Onsi Fakhouri <ofakhouri@...>
Well done Services API! This is an awesome milestone!
On Wed, Jun 3, 2015 at 5:04 PM, Chip Childers <cchilders(a)cloudfoundry.org>
Awesome news! Long time coming, and it opens up a whole world of
additional capabilities for users.
Nice work everyone!
On Jun 4, 2015, at 9:00 AM, Shannon Coen <scoen(a)pivotal.io> wrote:
On behalf of the Services API team, including Dojo participants from IBM
and SAP, I'm pleased to announce experimental availability and published
documentation for this much-anticipated feature.
As of cf-release v208 and CLI v6.11.1, Cloud Foundry now supports an
enhanced service broker integration in support of long-running
provisioning, update, and delete operations. This significantly broadens
the supported use cases for Cloud Foundry Marketplace Services, and I can't
wait to hear what creative things the ecosystem does with it. Provision
VMs, orchestrate clusters, install software, move data... yes, your broker
can even open support tickets to have those things done manually!
This feature is currently considered experimental, as we'd like you all to
review our docs, try out the feature, and give us feedback. We very
interested to hear about any confusion in the docs or the UX, and any
sticky issues you encounter in implementation. Our goal is for our docs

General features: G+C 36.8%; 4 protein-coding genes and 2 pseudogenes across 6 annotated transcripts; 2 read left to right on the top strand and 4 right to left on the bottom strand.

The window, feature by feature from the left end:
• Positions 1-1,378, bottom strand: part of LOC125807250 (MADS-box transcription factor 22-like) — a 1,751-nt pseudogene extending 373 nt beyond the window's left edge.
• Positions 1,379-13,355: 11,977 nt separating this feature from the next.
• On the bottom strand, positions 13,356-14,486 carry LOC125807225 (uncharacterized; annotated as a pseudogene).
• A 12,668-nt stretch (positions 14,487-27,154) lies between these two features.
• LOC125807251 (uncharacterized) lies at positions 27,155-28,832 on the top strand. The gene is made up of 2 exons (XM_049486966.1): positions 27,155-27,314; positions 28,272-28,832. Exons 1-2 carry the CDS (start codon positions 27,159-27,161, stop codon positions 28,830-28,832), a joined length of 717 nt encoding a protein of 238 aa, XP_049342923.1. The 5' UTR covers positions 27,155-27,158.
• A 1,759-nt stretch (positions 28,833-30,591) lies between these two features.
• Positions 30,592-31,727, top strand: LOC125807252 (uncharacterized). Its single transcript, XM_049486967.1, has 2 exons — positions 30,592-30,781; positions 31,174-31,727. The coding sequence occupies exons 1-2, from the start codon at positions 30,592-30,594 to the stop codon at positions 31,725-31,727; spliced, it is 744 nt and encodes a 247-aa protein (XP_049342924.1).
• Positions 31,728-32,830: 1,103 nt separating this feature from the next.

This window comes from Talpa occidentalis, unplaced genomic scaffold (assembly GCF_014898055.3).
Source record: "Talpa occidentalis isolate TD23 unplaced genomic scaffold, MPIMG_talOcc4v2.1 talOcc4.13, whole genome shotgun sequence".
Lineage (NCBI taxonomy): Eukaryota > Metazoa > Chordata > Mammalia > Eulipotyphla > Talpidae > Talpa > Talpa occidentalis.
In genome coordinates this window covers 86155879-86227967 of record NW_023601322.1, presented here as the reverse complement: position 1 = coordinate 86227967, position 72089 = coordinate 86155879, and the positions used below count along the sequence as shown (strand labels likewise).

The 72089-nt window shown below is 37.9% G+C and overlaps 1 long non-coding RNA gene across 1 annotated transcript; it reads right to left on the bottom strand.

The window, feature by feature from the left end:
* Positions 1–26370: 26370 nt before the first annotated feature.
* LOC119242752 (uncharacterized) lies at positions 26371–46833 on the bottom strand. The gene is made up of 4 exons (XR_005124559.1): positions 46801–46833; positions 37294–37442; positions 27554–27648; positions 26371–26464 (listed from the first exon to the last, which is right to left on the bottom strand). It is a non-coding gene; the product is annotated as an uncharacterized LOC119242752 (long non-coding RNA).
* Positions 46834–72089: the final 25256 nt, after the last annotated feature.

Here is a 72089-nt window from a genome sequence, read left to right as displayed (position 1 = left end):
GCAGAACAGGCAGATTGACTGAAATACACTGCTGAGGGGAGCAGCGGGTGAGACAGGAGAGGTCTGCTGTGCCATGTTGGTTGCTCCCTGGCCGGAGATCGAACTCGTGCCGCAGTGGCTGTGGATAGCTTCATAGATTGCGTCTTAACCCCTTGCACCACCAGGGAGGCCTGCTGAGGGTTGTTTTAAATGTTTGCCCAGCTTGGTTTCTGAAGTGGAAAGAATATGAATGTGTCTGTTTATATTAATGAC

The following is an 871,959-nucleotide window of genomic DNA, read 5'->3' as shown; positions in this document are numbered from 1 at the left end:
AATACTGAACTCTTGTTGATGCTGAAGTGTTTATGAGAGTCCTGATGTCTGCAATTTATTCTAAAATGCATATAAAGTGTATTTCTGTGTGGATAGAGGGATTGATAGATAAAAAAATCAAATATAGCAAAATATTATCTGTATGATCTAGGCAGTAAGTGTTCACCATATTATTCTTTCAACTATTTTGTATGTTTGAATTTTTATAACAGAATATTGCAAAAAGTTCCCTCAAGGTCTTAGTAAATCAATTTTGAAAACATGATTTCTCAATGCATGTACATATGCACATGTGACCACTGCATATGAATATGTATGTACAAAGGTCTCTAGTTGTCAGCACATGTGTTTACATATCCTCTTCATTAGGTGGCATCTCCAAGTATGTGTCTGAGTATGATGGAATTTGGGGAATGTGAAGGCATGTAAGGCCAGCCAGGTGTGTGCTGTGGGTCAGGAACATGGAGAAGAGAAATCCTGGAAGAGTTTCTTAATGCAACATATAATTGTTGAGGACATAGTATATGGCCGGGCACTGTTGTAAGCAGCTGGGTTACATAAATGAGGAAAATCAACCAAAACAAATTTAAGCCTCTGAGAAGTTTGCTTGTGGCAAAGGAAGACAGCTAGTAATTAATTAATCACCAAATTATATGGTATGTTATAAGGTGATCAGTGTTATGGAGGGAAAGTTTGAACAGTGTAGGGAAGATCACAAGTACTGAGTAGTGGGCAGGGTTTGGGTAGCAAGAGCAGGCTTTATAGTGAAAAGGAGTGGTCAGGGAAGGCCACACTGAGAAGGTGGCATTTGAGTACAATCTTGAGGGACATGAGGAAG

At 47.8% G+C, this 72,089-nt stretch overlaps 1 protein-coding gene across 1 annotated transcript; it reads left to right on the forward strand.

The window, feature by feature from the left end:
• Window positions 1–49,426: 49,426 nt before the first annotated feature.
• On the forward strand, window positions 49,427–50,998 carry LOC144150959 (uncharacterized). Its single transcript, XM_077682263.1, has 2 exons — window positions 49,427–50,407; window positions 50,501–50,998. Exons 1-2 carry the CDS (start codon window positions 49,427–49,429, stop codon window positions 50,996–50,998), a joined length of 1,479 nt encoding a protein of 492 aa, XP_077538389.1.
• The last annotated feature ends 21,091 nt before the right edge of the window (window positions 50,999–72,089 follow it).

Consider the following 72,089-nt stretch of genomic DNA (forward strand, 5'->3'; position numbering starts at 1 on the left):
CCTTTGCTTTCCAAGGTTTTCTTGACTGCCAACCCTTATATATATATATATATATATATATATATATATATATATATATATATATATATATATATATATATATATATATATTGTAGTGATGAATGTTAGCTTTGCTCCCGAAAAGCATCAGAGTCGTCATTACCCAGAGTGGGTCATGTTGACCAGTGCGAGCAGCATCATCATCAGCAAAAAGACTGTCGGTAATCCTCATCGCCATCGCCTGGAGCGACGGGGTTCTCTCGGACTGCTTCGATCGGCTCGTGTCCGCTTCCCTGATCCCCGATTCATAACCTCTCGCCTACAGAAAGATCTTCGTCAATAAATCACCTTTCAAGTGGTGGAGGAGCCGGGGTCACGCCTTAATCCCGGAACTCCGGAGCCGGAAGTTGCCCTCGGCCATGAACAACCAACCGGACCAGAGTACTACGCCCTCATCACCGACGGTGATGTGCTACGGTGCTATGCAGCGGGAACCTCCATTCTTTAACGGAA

enable a painless, intuitive (can we hope for joyful?) implementation
We have not bumped the broker API yet for this feature. You'll notice that
our documentation for the feature is separate from the stable API docs at
this point. Once we're confident in the design (we're relying on your
feedback!), we'll bump the broker API version, move the docs for
asynchronous operations into the stable docs, AND implement support for
asynchronous bind/create-key and unbind/delete-key.
Example broker for AWS (contributed by IBM):
Demo of the feature presented at CF Summit 2015:
Cloud Foundry expects broker responses within 60 seconds. Now a broker can
return an immediate response indicating that a provision, update, or delete
operation is in progress. Cloud Foundry then returns a similar response to
the client, and begins polling the broker for the status of the operation.
Users, via API clients, can discover the status of the operation ("in
progress", "succeeded", or "failed"), and brokers can provide user-facing
messages in response to each poll which are exposed to users (e.g. "VMs
provisioned, installing software, 30% complete").
Product Manager, Cloud Foundry
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